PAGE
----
V-DEVICE is the first band i’ve reviewed from Naples, the third biggest and most densely populated city of Italy. It’s 2900 year history and status as the origin of pizza is countered by high unemployment, corruption and a thriving black market. It’s somewhere but nowhere, or as the band describe it, full of “illusions, negligence and the need of escaping stereotypes“. This has inspired the V in their name, representative of a bird seeking freedom, as well as their album, Calling Europe. It’s obvious that the need to escape screams from almost everywhere in the world. Here, as it often is, the medium is rock ‘n roll.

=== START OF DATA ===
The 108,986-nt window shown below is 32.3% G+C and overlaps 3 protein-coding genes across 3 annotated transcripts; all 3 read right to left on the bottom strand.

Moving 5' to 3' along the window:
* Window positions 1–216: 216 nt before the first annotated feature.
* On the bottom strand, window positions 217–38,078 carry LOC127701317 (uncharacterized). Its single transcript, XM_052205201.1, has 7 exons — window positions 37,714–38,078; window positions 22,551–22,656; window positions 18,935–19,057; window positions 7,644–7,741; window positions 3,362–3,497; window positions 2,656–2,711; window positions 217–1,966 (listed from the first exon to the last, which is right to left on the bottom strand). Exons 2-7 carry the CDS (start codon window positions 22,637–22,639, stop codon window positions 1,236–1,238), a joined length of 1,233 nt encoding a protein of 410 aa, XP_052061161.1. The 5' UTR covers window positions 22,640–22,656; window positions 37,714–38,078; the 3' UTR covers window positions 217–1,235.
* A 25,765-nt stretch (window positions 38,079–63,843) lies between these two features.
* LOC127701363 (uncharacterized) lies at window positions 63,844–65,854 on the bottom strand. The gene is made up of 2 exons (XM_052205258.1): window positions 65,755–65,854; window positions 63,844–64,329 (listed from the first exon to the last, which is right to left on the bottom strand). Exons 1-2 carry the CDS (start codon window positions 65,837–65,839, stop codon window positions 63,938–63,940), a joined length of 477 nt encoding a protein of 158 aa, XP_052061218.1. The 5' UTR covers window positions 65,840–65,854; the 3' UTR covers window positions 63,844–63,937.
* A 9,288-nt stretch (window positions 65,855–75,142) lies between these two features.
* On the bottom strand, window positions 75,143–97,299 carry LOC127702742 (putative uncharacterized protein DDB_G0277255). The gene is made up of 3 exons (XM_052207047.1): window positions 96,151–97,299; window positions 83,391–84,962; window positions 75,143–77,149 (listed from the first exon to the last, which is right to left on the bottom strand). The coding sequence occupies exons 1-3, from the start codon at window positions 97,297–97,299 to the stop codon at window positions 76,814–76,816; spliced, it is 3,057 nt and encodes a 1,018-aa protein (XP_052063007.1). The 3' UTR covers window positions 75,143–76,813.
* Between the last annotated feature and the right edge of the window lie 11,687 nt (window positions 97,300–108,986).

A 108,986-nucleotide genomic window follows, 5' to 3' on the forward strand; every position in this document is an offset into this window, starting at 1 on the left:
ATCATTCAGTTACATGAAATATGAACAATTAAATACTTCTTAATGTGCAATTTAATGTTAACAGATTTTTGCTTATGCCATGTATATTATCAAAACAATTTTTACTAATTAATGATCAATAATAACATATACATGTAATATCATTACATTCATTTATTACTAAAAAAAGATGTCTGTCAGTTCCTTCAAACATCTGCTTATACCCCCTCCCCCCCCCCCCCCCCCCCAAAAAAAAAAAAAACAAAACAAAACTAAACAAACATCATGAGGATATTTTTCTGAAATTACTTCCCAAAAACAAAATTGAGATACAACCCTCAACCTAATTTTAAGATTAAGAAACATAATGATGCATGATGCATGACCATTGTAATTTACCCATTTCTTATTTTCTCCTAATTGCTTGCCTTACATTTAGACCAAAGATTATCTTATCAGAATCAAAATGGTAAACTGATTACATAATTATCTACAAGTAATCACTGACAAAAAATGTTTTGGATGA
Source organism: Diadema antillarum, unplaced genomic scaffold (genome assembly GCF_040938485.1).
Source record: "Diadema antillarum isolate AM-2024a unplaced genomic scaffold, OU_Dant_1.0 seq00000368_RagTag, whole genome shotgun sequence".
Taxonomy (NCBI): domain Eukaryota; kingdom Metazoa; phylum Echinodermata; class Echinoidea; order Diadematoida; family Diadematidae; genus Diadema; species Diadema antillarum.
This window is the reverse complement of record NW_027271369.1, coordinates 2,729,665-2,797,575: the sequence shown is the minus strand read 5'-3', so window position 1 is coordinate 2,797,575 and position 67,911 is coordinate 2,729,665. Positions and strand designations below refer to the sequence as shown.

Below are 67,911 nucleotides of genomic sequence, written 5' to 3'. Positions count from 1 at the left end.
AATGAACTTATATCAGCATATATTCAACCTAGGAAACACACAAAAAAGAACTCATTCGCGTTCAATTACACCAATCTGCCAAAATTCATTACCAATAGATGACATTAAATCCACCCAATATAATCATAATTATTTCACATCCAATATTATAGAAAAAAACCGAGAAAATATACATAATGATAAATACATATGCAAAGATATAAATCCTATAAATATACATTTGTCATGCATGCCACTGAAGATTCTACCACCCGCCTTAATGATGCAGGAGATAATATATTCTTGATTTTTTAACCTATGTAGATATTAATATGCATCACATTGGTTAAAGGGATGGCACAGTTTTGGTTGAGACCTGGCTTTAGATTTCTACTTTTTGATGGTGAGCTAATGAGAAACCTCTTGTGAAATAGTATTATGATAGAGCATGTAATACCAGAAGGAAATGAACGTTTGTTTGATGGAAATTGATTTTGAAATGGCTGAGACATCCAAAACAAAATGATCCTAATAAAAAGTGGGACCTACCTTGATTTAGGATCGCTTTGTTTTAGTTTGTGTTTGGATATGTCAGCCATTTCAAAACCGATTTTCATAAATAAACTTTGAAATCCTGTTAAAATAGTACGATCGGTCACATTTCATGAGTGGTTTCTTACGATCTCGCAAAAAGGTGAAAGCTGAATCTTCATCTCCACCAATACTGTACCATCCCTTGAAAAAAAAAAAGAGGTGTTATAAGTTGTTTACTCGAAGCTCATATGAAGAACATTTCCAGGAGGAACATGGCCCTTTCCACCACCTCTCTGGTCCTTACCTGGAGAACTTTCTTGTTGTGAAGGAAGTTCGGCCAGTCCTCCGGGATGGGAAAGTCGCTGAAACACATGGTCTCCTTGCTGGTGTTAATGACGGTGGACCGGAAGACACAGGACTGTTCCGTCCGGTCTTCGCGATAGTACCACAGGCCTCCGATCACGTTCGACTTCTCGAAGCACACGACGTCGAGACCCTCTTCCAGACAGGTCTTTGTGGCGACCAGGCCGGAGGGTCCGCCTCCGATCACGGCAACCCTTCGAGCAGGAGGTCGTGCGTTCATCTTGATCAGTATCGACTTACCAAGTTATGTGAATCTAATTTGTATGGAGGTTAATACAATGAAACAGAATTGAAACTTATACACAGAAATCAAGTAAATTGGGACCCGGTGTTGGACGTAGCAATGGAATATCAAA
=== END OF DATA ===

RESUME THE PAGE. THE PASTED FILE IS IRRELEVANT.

The band should have put their best foot forward by releasing an E.P. rather than an album. Some songs don’t fit with regards style and it seems as if the band are representing different stages of their career rather than a single, cohesive moment. There is also an obvious need for better, clearer production.
Nevertheless, V-DEVICE have songs with value.Â With influences ranging from grunge to Eighties arena, they possess a sound worth solidification and promotion.
Ranging from 2 and 1/2 to 5 minutes, and normally quick to start the vocals, they’re tailored to be accessible. The title track is the lead single, setting the album’s tone of melodic urgency. ‘Citizen Kane’ makes effective use of a slower pace and a catchy repetition of “my city, my city” in the chorus. ‘Hush’ slows things further, not ballad but effective with melody and a short, well-placed, rolling drum beat. The interesting sibling (not protagonist) to distorted guitars and rock drumming are keyboards that add rather than dominate.